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UK Economy Surges Back and Employment Increases for First time in Months: March PMIs

- March PMIs stronger than expected
- First upturn in staffing numbers since February
- Service sector leads the rebound

UK economy rebounds

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The UK economy is springing back to life and creating more jobs for the first time since February, according to PMI data for March.

The Manufacturing PMI for March read at 57.9, which is above the 55.0 forecast and 55.1 reported in February. The Services PMI - which covers the largest component of the UK economy - read at 56.8, above the consensus expectation for 51.0 and February's reading of 49.5.

Taking the two together and rebalancing the data to give a better snapshot of the broader economy gives us the Composite PMI which read at 56.6, which is well above 51.1 expected and the 49.6 reported in February.

The IHS/Markit PMI survey is a much-watched indicator of changes and trends in economic activity that offers the most comprehensive timely data to economists.

A reading below 50 represents contraction, a reading above represents expansion.

"The better-than-expected UK PMIs come as firms begin preparations for economic reopening in April and May. This bounceback in activity is likely to drive 4-5% growth in the second quarter," says James Smith, Developed Markets Economist at ING Bank.


The inference is therefore that the economy is rebounding, and is doing so at a pace that is faster than economists and the market expected.

IHS Markit says the rebound in activity was the fastest recorded in seven months, fuelled by a rise in new orders for the first time since September 2020.

Survey respondents attributed to a rebound in sales ahead of easing lockdown measures, alongside stronger consumer confidence and a surge in demand for residential property services.

For the first time since the start of the pandemic, service sector activity (index at 56.8) outpaced manufacturing production growth (55.6).

The survey reveals the government's roadmap for fewer stringency measures in the coming months contributed to the strongest rise in total new work since August 2020.

Service providers noted forward bookings from domestic consumers, while some manufacturers cited advanced orders from hospitality businesses and high-street retailers.

However, exports remain a sore spot for the economy as the survey reveals export sales remained relatively subdued with total new orders from abroad falling for the third month running.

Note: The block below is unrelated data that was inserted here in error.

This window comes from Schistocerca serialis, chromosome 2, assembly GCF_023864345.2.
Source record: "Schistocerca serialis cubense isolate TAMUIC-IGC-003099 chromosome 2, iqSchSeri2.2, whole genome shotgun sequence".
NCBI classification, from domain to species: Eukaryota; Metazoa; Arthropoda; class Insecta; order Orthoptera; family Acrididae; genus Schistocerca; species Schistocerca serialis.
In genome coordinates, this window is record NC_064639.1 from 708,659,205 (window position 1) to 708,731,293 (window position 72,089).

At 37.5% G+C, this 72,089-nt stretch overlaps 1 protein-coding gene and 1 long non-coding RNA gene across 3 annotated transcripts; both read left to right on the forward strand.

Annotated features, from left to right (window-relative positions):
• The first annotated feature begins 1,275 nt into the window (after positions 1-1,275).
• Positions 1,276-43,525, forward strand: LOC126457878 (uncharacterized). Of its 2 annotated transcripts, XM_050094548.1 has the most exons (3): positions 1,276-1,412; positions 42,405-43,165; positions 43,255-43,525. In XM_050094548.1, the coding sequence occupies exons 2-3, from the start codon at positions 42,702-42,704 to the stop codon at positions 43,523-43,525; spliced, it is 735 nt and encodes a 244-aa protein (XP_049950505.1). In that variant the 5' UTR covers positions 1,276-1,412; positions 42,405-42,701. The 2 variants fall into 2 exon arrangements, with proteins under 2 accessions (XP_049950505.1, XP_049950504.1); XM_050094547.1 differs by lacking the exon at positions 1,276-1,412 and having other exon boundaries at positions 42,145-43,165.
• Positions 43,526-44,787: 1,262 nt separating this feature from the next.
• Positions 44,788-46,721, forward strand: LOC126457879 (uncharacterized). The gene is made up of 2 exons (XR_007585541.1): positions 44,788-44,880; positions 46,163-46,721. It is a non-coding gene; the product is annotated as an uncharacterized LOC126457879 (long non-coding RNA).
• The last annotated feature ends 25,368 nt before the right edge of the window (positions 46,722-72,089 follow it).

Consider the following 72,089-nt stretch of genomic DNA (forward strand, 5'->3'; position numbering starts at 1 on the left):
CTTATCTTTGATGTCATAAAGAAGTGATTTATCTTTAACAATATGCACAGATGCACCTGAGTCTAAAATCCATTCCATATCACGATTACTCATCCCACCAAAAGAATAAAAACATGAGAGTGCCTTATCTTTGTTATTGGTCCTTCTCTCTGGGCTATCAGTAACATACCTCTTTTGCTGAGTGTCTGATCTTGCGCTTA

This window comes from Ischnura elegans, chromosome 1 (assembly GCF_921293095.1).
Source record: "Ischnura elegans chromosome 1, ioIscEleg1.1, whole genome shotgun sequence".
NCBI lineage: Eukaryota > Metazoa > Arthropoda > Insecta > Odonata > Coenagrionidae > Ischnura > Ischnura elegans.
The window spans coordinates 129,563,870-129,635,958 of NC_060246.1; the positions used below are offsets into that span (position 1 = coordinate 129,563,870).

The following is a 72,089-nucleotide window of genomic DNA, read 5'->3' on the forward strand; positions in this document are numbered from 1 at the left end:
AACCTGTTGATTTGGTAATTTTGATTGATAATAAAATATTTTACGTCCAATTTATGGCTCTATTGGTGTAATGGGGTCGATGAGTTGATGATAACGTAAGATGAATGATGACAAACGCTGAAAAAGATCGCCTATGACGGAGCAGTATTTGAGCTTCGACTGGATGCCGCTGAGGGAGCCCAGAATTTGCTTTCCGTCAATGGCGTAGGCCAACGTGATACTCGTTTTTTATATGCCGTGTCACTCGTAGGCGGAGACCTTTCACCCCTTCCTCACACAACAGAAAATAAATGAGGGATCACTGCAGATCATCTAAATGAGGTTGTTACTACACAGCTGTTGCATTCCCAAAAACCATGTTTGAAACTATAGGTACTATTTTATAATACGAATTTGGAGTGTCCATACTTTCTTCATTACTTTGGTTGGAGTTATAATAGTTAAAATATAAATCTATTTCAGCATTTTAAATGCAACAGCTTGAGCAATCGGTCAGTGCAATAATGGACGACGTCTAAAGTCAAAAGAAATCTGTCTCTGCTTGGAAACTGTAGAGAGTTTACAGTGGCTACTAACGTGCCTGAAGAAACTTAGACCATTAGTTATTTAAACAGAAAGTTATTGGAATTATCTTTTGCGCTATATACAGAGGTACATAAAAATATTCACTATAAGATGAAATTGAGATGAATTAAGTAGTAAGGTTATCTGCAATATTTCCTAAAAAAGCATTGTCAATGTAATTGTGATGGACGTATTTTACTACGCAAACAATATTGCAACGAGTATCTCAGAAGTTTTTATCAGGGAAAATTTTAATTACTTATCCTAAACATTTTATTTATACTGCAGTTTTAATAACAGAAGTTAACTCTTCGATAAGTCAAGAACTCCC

Efforts to rebuild business capacity and respond to rising customer demand contributed to an increase in private sector employment during March.

This finding chimes with official ONS employment data out on Tuesday that showed the UK's unemployment rate actually fell to 5.0% in January, leading some economists to suggest the peak in unemployment might already be in.

The PMI report shows the uptick in employment in March represented the first upturn in staffing numbers since February 2020 and the rate of job creation was the fastest for nearly two years.

"The encouraging readings on future expectations, job creation and new order inflows meanwhile all point to robust economic growth in the second quarter, especially if virus restrictions are lifted further," says Chris Williamson, Chief Business Economist at IHS Markit.


The survey reveals that inflation could rise over coming weeks and months as positive trends for output, new work and staff hiring were accompanied by another round of steep input cost inflation during March.

The latest increase in average cost burdens was the sharpest since February 2017. Private sector companies continued to pass on greater operating expenses to clients, as signalled by an acceleration in the rate of output charge inflation to its highest for over three years in March.

The findings come on the same day the ONS reveals UK inflation was softer than economists were expecting in February, however economists are in agreement that all signs point to higher rates of price increases in the future.

Meanwhile, IHS Markit report expectations of rising sales after the national lockdown, and a boost to sentiment from the successful UK vaccine rollout, contributed to an increase in business optimism to its highest since January 2004.

"Dormant businesses were able to plan again with the imminent lifting of UK restrictions and consumers were securing their place in restaurants and holiday venues. Though international travel is still restricted, as long as the fastest rise in consumer costs for three years and the threat of new lockdowns doesn’t halt further progress, we can see more opportunities opening up in the coming months," says Duncan Brock, Group Director at CIPS, who sponsor the PMI report.

ING's Smith says these latest numbers probably don’t help us too much in pinning down GDP growth figures for the next couple of months as they tell us more firms are seeing improving conditions, but don’t necessarily indicate by 'how much'.

"Nevertheless, it's encouraging and is a reminder that sharply higher growth numbers are on their way," says Smith.